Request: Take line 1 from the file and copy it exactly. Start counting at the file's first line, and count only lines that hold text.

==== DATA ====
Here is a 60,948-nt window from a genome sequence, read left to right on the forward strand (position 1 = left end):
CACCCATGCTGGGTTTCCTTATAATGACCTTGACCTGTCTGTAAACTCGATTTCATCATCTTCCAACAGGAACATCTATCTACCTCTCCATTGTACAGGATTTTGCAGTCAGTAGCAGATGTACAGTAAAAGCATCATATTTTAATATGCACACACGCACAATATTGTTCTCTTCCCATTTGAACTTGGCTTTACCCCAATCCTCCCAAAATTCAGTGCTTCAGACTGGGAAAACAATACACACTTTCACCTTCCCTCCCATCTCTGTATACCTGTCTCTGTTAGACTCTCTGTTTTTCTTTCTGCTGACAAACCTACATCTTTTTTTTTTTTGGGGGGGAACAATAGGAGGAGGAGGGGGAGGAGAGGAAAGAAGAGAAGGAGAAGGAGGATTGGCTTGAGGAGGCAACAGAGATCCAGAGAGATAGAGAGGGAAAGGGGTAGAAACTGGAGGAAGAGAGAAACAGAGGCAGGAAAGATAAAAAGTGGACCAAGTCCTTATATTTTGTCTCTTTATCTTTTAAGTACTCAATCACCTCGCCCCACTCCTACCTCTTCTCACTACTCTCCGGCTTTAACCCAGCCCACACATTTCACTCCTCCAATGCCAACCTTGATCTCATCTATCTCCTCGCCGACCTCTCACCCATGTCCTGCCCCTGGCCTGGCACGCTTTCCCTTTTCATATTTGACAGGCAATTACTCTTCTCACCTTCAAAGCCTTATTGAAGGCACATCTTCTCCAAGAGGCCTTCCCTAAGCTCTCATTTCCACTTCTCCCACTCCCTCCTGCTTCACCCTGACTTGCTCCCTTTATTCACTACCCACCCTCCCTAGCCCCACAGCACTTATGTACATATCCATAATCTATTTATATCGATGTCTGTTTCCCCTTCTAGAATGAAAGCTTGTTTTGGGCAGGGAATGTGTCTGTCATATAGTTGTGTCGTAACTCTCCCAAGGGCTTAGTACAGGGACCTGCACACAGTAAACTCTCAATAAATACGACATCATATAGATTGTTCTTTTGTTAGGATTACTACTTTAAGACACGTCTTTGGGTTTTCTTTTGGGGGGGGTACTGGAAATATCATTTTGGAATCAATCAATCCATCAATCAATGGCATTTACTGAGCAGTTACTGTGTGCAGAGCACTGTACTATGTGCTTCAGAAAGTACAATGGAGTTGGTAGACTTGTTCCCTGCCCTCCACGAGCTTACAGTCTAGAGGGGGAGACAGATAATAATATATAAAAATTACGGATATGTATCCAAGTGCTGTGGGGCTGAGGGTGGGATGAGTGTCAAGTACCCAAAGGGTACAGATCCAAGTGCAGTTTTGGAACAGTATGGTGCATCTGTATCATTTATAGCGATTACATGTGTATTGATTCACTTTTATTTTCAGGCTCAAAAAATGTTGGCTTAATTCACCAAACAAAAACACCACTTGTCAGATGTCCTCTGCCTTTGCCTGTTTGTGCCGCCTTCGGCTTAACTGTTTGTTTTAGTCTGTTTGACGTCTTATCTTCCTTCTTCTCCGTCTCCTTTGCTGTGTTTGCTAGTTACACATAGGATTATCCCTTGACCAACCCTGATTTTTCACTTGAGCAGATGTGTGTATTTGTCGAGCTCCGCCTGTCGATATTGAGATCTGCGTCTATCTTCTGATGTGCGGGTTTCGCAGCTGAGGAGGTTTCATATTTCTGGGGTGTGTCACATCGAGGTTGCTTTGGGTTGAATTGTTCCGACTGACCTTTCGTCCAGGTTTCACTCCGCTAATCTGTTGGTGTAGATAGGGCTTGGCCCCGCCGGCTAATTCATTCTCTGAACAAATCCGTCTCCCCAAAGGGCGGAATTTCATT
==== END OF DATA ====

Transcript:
Here is a 60,948-nt window from a genome sequence, read left to right on the forward strand (position 1 = left end):